Woodley: I did a project about a year ago for an insurer out in California. We came in and did a strategy white-boarding session for three CIOs in each of their lines-of-business. And we got them to agree on, who does this company want to be? It’s a huge victory. You can eliminate the turf wars if you get everyone recognizing the value they’re bringing to the broader organization.
What about the business side?
Woodley: Ideally, I wanted the business side in the meeting, too. But you don’t always get what you want. Because NTT DATA has a long heritage of IT services, our relationships typically start at the CIO level. But we also have strong business consulting, and we’re building that across different verticals.
While IT usually is the first to get the marching orders for digital transformation, getting the business side into the conversation is essential. Where we’re successful is when we’ve been able to bridge the chasm between IT and business and get them talking about the ultimate goal.
It’s usually someone from my team leading the conversation, because we’re focused on the end-customer experience. Everybody within an organization wants the customer of their business to have a good experience. It helps to have a CX (customer experience) person come in and say, “Let’s not talk about digital transformation. Let’s not talk about all the problems you’re having, all the fighting. Let’s talk about what our end customers want.”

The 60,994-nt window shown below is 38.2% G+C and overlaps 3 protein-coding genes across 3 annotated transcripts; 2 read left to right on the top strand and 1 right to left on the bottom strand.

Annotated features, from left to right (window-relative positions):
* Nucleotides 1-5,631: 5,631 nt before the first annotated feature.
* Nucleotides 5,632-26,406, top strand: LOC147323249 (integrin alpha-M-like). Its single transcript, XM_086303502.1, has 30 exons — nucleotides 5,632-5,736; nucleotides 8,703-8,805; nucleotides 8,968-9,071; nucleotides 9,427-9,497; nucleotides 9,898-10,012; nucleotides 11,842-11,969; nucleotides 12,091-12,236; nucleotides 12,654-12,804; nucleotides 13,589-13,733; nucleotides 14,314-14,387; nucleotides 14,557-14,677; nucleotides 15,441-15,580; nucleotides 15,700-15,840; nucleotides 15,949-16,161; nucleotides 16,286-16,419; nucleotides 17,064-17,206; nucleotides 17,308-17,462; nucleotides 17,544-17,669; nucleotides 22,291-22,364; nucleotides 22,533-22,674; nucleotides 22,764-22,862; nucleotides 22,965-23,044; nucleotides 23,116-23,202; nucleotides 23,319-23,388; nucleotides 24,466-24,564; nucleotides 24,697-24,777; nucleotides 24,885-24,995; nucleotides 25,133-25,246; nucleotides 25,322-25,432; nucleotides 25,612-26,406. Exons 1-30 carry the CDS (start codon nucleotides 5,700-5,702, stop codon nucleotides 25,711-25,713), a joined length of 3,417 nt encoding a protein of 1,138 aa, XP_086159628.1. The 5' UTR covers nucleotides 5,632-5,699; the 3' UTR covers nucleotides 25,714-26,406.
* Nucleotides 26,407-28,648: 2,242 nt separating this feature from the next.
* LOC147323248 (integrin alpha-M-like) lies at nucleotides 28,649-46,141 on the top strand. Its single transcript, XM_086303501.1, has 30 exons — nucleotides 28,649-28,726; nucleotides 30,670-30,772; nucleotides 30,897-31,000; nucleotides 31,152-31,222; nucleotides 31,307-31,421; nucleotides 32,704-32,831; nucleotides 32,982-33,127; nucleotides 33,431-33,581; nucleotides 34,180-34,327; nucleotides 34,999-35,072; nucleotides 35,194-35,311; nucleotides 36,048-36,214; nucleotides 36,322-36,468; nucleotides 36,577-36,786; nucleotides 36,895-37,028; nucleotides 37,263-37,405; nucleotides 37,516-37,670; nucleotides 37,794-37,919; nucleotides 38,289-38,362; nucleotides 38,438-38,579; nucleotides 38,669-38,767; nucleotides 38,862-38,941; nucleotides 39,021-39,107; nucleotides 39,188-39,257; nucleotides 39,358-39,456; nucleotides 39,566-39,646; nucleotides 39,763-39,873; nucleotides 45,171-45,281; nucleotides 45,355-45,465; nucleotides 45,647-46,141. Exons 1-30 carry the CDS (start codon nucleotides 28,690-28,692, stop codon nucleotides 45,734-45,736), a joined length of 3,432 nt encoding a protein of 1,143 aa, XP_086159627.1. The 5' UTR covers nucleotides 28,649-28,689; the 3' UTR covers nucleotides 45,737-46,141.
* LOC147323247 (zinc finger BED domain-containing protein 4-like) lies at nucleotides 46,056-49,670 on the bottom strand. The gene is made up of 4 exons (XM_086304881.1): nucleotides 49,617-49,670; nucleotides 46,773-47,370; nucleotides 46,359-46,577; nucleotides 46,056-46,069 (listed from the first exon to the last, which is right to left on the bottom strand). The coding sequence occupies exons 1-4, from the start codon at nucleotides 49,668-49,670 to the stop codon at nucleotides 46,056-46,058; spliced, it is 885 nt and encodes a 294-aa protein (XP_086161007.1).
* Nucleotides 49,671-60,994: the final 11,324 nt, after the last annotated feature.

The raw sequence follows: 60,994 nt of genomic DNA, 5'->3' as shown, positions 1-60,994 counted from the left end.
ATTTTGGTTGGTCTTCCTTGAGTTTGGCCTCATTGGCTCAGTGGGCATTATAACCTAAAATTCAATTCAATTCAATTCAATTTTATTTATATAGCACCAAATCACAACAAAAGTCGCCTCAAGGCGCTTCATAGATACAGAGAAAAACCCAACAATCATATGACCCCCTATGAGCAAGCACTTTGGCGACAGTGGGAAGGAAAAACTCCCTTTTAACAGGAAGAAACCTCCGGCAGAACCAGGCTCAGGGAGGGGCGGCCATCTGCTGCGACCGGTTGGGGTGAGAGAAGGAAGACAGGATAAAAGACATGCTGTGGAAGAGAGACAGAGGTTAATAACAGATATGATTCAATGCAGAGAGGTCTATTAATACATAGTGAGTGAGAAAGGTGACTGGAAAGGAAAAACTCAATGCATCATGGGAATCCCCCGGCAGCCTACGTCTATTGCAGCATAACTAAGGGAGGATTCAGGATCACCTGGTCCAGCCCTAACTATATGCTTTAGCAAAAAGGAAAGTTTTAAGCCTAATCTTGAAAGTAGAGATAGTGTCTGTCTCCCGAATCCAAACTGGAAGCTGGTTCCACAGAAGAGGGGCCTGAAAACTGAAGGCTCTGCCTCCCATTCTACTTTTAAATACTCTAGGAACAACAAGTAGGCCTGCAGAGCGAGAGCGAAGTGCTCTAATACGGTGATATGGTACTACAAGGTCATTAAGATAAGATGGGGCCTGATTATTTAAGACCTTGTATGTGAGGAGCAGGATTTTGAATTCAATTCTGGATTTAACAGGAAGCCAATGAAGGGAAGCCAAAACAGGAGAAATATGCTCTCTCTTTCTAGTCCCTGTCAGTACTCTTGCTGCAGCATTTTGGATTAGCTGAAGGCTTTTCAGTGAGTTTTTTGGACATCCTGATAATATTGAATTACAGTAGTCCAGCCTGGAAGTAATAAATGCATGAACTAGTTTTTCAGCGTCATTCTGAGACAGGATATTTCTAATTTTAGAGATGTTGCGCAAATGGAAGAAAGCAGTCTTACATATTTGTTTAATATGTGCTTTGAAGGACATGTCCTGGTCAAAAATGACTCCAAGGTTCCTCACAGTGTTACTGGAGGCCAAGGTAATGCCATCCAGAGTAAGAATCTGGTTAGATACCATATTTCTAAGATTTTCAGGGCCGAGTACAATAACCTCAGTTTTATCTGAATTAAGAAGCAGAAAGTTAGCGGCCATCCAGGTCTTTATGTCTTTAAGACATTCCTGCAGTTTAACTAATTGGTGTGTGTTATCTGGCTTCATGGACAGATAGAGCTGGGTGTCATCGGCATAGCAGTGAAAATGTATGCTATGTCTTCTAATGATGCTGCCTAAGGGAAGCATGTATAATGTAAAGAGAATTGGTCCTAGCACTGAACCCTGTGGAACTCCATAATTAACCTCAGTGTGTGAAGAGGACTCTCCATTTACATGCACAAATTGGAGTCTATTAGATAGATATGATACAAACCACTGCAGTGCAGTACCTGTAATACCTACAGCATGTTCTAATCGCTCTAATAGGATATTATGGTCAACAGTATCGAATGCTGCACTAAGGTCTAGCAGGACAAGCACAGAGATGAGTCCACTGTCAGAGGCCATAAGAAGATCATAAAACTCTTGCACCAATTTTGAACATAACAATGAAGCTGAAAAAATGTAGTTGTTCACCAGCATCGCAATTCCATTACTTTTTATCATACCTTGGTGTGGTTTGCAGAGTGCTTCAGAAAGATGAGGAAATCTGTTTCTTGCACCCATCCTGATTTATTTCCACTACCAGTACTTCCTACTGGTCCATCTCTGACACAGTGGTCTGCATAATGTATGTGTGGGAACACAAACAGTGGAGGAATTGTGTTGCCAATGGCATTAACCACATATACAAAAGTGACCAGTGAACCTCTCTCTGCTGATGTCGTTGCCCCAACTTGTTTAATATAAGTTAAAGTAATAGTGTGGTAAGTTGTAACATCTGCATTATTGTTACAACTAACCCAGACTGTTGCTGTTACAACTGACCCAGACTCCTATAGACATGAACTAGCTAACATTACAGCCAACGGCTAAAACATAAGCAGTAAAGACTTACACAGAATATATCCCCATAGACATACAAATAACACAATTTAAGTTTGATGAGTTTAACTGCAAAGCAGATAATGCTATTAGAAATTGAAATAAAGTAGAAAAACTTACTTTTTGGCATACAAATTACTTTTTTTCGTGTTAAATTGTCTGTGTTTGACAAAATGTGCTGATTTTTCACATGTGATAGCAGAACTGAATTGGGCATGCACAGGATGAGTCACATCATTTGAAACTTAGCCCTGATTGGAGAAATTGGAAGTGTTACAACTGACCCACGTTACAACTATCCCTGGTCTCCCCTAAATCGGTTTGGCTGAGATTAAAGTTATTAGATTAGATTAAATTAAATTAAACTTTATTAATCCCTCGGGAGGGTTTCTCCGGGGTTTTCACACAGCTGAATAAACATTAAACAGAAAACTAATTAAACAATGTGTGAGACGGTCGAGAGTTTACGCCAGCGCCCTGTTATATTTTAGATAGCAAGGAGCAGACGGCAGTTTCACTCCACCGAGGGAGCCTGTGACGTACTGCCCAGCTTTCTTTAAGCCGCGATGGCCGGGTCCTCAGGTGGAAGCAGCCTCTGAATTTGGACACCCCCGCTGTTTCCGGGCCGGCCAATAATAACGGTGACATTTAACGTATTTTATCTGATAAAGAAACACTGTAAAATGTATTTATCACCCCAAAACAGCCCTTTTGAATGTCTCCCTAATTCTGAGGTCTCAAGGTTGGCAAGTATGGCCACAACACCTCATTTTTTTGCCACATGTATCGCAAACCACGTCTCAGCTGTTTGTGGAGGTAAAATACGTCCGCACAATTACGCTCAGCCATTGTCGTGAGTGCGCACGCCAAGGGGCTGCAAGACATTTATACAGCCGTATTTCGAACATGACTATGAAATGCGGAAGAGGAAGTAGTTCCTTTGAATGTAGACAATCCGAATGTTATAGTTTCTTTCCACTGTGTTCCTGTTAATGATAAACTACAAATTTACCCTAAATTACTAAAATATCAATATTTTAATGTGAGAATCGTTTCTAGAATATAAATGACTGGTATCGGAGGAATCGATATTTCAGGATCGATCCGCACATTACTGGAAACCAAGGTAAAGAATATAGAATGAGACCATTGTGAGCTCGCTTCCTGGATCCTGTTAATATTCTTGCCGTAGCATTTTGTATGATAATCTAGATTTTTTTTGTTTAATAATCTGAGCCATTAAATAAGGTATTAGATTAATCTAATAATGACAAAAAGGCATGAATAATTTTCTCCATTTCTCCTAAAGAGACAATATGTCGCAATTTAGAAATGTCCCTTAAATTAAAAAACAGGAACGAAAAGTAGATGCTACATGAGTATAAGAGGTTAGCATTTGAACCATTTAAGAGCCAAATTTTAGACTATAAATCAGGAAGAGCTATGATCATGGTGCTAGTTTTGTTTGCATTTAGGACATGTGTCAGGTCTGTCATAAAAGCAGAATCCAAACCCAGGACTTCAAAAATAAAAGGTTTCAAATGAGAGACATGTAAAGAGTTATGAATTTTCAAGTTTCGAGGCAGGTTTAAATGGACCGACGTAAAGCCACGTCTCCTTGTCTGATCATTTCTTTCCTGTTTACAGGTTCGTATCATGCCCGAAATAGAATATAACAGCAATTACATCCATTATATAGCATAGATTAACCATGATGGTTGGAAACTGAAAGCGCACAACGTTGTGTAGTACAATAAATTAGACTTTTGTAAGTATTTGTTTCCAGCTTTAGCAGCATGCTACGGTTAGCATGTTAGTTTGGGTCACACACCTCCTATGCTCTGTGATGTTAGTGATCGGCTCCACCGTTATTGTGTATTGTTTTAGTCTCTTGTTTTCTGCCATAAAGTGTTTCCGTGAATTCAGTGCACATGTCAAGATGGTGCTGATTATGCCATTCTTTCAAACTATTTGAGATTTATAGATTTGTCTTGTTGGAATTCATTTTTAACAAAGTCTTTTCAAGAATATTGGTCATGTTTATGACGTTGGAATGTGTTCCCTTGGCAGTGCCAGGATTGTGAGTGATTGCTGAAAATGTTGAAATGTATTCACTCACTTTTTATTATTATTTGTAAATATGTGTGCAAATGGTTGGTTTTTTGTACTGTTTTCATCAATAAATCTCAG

So you get the business side and IT side in these design-thinking-type sessions. We start getting them to design what the future customer experience looks like. And they get excited about what the vision could be. Once you get the vision of the end-to-end experience, you step back and address the barriers to making this happen.
How do you get the CIO, in particular, to engage in designing the customer experience? This traditionally hasn’t been their role.
Woodley: While at Agenda 17 this year, where there’s a lot of CIOs and IT people, I learned something very heartening. The number of people talking about the customer experience was incredible. We’re at a different time now. I spent many years of my career educating IT executives on why they should care about the customer experience, and they used to say the marketing people should worry about this. But the IT industry is starting to get that they need to be more customer-centric.